Integral Yoga® Magazine, Issue No. 153  Your True Nature
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Your True Nature

When you know yourself—your true Self—then you know everything, and you understand everyone. It’s not easy. It takes work and perseverance. But even that effort can be joyous, and when that realization dawns, you will enjoy your own true nature, which is always peaceful and happy.

God bless you. Om Shanti, Shanti, Shanti.”    Sri Swami Satchidananda

This week we commemorate the 17th anniversary of Sri Swami Satchidananda's Mahasamadhi. As we pay tribute to Integral Yoga's founder on this anniversary, we reflect on the benefits and inspiration of the lineage tradition.
    Swami Satchidananda often explained that the easiest way to learn to master something is to train with an expert in one’s chosen field. All fields of training and learning come down to a succession of those who master the material—whether its mechanics, doctors, architects, athletes, musicians, and so on—who have studied with an expert in the field. Another example he often gave is that of someone who travels to unknown parts without the benefit of a guide or map. Theoretically, the person might one day reach their destination. But, it is advisable to look to those who have taken the same journey, who can point us in the right direction, guide, and encourage us. A living lineage serves as an example of how to accomplish what is possible. And, an example alone has the ability to uplift and energize us. The path of Yoga leads to the discovery of our inner peace and wisdom, of self-mastery, and to Self-realization. If we want to follow a path to freedom, we can seek out those who have followed the path and attained freedom in this way—through a path that is authentic, efficient, and reliable.  MORE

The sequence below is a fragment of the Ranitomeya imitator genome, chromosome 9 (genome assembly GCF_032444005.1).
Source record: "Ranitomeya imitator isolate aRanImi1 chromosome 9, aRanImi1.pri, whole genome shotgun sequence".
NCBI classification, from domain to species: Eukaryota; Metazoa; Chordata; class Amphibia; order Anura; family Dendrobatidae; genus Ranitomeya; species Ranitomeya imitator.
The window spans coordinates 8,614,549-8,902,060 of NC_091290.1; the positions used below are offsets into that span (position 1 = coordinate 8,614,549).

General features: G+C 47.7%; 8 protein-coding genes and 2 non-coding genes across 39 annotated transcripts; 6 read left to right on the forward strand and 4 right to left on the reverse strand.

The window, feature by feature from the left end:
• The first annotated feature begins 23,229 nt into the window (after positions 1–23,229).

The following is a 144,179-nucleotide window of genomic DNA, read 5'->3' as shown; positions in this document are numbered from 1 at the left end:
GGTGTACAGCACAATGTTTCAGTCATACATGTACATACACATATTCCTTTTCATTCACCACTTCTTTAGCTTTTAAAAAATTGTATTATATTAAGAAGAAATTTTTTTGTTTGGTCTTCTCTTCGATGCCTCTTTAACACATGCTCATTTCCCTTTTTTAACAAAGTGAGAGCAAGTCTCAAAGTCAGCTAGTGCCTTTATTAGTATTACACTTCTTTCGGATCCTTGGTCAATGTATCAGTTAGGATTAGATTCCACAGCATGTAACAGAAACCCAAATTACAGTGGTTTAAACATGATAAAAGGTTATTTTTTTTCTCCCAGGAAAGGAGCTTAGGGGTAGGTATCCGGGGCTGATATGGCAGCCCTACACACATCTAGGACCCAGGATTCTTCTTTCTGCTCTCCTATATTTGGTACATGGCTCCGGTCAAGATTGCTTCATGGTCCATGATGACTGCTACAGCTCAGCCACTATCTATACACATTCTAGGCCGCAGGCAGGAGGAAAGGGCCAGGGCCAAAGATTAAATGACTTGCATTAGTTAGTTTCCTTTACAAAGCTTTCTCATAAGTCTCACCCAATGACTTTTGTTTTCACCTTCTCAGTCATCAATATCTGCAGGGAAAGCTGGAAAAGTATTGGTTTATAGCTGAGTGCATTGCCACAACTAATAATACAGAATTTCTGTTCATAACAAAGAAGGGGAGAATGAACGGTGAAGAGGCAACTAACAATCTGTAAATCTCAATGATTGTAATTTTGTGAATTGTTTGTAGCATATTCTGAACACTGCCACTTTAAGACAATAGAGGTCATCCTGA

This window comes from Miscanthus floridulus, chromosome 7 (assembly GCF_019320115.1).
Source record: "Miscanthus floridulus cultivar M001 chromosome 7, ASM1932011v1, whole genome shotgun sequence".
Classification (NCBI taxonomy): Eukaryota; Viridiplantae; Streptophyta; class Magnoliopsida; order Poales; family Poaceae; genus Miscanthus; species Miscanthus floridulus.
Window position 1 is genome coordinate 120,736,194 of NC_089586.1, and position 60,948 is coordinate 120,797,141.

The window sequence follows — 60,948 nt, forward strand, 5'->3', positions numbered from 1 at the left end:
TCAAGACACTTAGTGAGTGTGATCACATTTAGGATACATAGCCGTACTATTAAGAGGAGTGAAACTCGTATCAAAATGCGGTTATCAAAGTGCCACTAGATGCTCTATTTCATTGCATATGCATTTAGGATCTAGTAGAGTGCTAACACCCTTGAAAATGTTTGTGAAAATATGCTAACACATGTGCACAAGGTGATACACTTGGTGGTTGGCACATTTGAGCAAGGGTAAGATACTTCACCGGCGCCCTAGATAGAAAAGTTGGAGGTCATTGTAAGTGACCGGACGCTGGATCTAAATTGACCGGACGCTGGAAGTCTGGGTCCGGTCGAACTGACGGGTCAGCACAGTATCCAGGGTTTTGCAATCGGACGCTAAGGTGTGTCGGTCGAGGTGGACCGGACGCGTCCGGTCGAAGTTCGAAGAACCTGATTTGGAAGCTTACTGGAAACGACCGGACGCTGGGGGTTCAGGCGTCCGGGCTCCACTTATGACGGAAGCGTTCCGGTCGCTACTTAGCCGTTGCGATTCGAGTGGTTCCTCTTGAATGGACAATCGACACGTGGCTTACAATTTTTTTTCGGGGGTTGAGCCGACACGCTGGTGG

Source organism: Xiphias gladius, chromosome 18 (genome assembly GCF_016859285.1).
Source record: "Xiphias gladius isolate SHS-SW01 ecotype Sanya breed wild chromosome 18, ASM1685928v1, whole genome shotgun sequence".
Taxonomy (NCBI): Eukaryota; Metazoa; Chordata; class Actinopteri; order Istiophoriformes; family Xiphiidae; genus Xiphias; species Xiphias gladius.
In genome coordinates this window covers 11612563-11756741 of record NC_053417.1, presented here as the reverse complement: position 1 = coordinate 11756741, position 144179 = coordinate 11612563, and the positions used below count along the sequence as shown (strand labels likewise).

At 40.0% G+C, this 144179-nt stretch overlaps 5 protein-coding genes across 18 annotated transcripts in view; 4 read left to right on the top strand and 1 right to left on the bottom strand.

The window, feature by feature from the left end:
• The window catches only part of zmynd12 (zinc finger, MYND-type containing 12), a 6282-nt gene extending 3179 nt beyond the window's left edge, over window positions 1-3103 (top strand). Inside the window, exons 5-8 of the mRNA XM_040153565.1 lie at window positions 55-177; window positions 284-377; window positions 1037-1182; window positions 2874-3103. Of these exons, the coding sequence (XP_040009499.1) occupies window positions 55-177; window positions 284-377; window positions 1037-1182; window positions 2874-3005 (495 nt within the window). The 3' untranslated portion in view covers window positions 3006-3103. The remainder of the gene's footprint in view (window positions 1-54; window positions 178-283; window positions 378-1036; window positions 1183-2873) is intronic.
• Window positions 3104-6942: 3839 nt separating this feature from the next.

Happy Woodstock 50!

This weekend we celebrate the 50th anniversary of the historic festival. The US Postal Service has released a colorful postage stamp. Lots of new books, music releases, programs are happening in honor of this special occasion. Many feature Swami Satchidananda, who came to be known as the "Woodstock Guru." Among these are: Woodstock: Three Days that Rocked the World, LIFE magazine's "Woodstock at 50", Woodstock Revisited (50 stories from Woodstock, including one about Swamiji by our magazine editor!), The Woodstock Guru (featuring Peter Max artwork), Rhino Record's "Back to the Garden" CD series (includes Swamiji's opening address). If you're looking for a 50th anniversary edition of the famed "Woodstock" film by Michael Wadleigh there isn't one, but don't despair, there is the 40th anniversary edition director's cut! The late photographer Mark Goff's photos of the Festival (many unseen before, including some of Swamiji) are now on exhibit thanks to Nick Clemente's work restoring the long buried negatives. With thousands of reads/shares of the wonderful article by Philip Goldberg about the Woodstock Guru, and many more inclusions in news articles from around the globe—including Lebanonit's a wonderful and rich reminder to get ourselves "back to the garden." Thankfully, Yoga helps us do just that! (Thanks to Siva Wick who donated many of these items to our archives)